The regulation is set to take effect next month, though Public Health - Seattle & King County does not yet have the budget to enforce it.
King County will require gun sellers and ranges to post signs warning about the danger of firearms.
The King County Board of Health voted unanimously Thursday to pass the regulation, describing it as the first of its kind on the West Coast.
The regulation is set to take effect next month, though Public Health – Seattle & King County does not yet have the budget to enforce it.
Metropolitan King County Councilmember Joe McDermott proposed the regulation in July, saying he hoped it would help spread information in the same way that health-warning labels on cigarette packs have.
Most Read Local Stories
- Washington becomes first state to legalize human composting
- Series of small earthquakes detected in Washington and Oregon
- Waterfront transforming before our eyes as viaduct comes down
- King County's crusade against 'ICE Air' plays right into Trump's hands | Danny Westneat
- NTSB 'amazed at the amount of failure' by agencies in fatal 2017 Amtrak derailment south of Tacoma
“We need to be open and honest about the harm that guns can cause,” McDermott said in a statement.
The signs will read, “WARNING: The presence of a firearm in the home significantly increases the risk of suicide, homicide, death during domestic violence disputes and unintentional deaths to children, household members and others.”
They’ll also need to provide information about the National Suicide Prevention Lifeline.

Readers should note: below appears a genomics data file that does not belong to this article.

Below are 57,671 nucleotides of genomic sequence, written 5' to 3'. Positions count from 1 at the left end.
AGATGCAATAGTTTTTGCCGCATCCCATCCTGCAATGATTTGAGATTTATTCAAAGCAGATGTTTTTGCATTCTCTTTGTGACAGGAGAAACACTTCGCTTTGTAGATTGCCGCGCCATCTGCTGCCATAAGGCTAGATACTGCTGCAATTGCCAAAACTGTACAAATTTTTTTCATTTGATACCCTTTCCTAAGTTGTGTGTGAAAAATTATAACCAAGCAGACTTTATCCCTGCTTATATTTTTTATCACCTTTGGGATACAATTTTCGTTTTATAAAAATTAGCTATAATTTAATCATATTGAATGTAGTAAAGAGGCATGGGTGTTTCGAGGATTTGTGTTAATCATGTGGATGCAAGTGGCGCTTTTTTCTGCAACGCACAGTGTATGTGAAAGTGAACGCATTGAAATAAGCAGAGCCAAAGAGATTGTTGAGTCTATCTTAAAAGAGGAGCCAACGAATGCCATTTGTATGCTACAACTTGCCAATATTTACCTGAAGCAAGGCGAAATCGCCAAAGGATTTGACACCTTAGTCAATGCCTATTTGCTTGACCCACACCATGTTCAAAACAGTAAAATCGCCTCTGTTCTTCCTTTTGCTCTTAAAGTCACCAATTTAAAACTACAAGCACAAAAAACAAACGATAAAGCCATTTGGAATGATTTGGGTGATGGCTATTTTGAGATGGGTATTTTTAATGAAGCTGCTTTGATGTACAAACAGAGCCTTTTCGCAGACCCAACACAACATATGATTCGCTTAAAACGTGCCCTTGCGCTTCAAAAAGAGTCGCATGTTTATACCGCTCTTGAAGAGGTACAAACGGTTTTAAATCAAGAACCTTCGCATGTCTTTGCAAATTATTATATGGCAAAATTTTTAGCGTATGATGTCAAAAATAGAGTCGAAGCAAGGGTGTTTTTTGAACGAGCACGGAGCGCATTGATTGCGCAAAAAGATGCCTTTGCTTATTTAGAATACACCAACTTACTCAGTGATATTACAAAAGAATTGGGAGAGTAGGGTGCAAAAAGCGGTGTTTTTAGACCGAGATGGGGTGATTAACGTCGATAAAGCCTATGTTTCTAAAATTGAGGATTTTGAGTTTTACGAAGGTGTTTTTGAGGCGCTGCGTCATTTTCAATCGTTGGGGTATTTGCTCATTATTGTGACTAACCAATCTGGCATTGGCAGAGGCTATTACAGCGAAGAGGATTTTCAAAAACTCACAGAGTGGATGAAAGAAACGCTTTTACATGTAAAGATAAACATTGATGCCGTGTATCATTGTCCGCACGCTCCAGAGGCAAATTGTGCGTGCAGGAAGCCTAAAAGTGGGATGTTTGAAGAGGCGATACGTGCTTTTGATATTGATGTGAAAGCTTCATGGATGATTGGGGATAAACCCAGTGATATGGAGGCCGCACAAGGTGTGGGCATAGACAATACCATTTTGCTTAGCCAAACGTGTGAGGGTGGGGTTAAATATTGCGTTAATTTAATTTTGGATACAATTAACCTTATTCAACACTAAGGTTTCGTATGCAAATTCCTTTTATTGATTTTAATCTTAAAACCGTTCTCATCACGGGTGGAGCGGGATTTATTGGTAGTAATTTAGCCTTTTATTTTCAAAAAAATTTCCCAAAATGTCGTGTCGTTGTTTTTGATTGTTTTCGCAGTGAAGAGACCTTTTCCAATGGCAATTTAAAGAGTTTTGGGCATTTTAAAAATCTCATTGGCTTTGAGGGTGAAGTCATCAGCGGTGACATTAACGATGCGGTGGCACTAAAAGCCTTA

The signs will need to be at least 8.5 inches by 11 inches in size and use at least 48-point type. They’ll need to be posted at the entrance of gun stores and ranges and in at least one additional area.
Gun sellers and ranges that violate the regulation will be given an initial warning and then be subject to civil fines of up to $100 per violation.
Board of Health regulations apply to all of the county’s 39 cities and to its unincorporated areas.
Public Health staff have estimated they would need about $263,000 to enforce the new regulation for all 236 licensed gun sellers, including those without brick-and-mortar locations.
The staff have estimated they would need about $218,000 to enforce it only for those with brick-and-mortar locations. Public Health currently has the budget for neither option.
“Now that the regulation has passed, (Public Health) will work on implementation,” said David Shurtleff, spokesman for the County Council. “This could include a funding request made to council or a request to authorize them to shift existing resources.”